Briggs, an Iowa City native, was the author of “Basic Guide to Pesticides” (1992), inspired by the many requests for information about pesticides after “Silent Spring” was published in 1962. Briggs attended the University of Iowa earning a B.A. in art, art history, and botany in 1939 and an M.A. in art and art history in 1940. She studied with Grant Wood at UI. In 1945, she was hired by the U.S. Fish and Wildlife Service as an artist. She became close, lifelong friends with Carson and with other noted naturalists, such as Roger Tory Peterson, through her work as editor of the Atlantic Naturalist, a publication of the Audubon Naturalist Society of the District of Columbia.
After years of research in the United States and Europe, Carson made the decision to produce “Silent Spring.” This landmark work was linked to the increase of awareness of the impact of persistent, bio-accumulative chemical pollutants in the environment – these include DDT, mercury, Chlordane and Dieldrin, among others. These deadly chemicals are still being cleaned up and removed from the environment.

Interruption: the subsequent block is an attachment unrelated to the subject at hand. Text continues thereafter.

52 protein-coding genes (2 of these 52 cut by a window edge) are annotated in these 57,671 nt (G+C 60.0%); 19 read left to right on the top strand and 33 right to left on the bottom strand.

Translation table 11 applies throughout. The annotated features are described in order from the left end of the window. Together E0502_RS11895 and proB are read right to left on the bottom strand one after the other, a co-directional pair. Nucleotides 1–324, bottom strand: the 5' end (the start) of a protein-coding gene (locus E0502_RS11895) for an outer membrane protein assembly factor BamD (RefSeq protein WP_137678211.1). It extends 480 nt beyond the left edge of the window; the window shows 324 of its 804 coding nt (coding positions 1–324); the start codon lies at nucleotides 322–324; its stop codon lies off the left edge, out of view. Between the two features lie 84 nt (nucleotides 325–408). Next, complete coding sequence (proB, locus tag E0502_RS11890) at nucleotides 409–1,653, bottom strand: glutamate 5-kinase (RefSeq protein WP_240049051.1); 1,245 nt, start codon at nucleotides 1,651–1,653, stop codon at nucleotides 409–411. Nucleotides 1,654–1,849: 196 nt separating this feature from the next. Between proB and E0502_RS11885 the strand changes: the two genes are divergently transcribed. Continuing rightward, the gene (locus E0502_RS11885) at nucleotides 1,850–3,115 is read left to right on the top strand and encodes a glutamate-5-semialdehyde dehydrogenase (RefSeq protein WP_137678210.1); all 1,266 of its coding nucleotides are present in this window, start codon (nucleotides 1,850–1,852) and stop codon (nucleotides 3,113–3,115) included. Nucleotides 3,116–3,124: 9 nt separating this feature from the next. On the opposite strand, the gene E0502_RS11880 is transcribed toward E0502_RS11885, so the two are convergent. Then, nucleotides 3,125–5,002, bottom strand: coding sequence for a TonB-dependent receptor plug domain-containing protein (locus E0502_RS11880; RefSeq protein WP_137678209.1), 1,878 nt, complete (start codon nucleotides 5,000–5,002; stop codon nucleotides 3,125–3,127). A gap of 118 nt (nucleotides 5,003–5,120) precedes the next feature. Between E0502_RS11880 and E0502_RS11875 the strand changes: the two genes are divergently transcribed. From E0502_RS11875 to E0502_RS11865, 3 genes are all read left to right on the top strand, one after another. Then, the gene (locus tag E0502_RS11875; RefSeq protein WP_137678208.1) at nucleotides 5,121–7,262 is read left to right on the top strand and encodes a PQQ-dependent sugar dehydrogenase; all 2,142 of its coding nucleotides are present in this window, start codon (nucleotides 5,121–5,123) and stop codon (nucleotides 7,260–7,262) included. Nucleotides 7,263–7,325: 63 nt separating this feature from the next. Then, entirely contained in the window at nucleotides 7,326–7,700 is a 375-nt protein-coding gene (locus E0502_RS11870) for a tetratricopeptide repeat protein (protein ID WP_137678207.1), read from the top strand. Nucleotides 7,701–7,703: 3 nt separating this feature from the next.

After her book’s publication, Carson was vilified by chemical companies. Her writings about the impact of legacy chemicals led to landmark legislation and the banning of the use of DDT. She died in 1964 after a long battle against breast cancer. After Carson’s death, Briggs created a non-profit organization, the Rachel Carson Council, a pesticide research information clearinghouse for both scientists and lay people.
Just eight years after “Silent Spring” was published, President Richard Nixon established the Environmental Protection Agency and with an extensive directive, helped pave the way for a series of important environmental laws, such as the Clean Air and Clean Water Acts.
Please join the Sciences Library for:
Lunch @ the Library: Gray Literature